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Oily Fish May Not Protect Against Dementia: Study

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Eating oily fish may not help prevent dementia in old age, say U.K. researchers who studied data from a trial of more than 800 older people.

Initially, the researchers at the London School of Hygiene and Tropical Medicine found a significant association between eating a couple of portions of oily fish per week and higher scores on tests of cognitive function, BBC News reported.

However, that association almost vanished when the researchers factored in education and psychological health. The finding, published in The Journal of Nutrition, Health and Aging, challenges previous research suggesting that oily fish may help prevent dementia.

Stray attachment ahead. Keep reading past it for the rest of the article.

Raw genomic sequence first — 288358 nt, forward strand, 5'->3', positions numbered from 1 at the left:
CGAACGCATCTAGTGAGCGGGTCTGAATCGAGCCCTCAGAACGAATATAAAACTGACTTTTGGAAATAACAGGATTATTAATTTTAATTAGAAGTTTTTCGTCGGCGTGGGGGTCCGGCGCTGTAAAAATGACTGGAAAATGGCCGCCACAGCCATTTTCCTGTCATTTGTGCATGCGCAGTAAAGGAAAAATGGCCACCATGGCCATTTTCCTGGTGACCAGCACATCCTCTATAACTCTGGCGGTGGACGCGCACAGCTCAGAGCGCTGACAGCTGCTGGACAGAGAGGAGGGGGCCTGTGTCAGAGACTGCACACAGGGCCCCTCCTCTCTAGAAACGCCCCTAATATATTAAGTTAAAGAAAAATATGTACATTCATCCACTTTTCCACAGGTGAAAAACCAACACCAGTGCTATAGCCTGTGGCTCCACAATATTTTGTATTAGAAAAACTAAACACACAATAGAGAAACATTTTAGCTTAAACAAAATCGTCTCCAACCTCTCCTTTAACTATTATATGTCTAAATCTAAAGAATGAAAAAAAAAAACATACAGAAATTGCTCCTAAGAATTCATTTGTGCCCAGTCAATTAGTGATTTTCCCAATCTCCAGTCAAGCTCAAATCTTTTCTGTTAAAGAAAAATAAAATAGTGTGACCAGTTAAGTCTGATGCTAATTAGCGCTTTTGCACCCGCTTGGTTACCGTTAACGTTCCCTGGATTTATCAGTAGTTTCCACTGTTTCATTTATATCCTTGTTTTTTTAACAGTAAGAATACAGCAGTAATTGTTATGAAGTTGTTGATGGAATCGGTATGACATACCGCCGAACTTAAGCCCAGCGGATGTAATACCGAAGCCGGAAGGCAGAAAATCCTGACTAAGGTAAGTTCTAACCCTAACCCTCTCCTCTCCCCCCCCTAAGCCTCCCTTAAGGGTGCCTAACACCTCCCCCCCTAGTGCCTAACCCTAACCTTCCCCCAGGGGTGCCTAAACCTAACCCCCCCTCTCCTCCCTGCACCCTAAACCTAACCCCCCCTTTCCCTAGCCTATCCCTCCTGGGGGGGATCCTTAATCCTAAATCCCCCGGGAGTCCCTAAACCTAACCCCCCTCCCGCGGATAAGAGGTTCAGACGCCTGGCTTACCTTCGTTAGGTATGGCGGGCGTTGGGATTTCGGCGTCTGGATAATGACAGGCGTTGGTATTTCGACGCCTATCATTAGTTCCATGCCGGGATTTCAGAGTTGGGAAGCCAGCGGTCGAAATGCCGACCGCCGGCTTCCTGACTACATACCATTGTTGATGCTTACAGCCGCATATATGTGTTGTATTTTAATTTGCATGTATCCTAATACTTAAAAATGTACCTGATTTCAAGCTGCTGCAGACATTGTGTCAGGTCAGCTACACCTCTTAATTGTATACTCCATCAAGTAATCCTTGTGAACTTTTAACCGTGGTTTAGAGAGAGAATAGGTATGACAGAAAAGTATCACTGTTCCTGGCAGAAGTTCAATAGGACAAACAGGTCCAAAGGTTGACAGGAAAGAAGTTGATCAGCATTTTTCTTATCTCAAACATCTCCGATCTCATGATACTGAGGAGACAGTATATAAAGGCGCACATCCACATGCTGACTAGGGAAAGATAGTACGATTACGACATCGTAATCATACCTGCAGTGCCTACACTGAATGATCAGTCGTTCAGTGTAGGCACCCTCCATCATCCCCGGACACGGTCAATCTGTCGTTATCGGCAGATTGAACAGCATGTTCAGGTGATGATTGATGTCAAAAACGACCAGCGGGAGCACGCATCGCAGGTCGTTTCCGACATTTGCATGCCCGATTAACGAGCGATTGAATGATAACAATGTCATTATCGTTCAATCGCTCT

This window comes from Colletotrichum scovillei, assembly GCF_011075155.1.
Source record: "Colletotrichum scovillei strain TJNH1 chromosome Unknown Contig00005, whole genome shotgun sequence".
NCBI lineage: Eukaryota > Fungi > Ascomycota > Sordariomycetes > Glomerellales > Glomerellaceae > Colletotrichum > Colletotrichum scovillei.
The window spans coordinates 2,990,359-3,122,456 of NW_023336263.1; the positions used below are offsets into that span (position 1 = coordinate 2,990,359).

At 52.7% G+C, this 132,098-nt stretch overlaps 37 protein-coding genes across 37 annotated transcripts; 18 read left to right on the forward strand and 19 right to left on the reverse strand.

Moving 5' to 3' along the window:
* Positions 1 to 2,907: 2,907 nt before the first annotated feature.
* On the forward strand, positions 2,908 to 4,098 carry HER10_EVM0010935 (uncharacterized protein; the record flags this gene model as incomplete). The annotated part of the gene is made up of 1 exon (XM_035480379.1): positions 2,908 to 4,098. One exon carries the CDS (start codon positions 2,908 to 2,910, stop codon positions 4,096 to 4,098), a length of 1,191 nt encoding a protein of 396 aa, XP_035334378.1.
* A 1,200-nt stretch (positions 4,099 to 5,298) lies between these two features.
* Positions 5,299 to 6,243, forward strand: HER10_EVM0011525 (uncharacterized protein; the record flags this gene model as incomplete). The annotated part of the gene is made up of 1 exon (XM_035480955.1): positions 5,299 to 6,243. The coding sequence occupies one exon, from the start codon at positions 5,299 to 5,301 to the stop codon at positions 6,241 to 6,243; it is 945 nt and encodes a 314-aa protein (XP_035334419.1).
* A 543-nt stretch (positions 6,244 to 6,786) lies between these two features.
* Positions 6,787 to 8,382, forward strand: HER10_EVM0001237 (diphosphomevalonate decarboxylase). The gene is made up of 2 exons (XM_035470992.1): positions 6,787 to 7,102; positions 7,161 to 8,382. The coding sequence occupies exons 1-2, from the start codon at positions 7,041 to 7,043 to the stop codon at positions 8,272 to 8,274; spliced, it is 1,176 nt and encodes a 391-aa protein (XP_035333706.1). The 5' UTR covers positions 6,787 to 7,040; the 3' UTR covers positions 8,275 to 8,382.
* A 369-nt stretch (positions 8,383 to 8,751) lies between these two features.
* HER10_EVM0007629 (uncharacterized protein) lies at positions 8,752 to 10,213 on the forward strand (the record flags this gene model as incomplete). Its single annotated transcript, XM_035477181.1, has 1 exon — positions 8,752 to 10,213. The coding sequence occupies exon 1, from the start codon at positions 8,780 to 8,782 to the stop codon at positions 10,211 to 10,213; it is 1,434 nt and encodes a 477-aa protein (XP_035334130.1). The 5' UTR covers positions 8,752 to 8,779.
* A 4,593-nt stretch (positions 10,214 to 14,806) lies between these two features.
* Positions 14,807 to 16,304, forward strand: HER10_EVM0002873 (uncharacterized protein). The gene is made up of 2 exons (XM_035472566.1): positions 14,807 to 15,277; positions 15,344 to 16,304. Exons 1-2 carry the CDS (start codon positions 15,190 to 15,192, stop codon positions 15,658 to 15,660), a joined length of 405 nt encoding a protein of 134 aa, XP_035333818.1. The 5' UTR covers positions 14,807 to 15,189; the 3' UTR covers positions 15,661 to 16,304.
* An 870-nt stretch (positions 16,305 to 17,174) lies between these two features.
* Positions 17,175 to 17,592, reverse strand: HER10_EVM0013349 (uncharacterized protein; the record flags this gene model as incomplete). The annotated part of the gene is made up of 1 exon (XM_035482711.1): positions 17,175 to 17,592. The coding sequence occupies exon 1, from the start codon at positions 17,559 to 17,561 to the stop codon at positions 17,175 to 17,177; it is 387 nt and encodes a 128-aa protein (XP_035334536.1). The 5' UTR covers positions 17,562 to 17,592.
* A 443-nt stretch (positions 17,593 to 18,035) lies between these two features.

"The evidence on this has always been sporadic," said study leader Dr. Alan Dangour, BBC News reported. "What this shows is there is a link between people who eat oily fish and better cognitive function, but if you adjust for education and mood, this relationship goes, so it's not at all clear that healthy older people get any benefit from eating fish oil."

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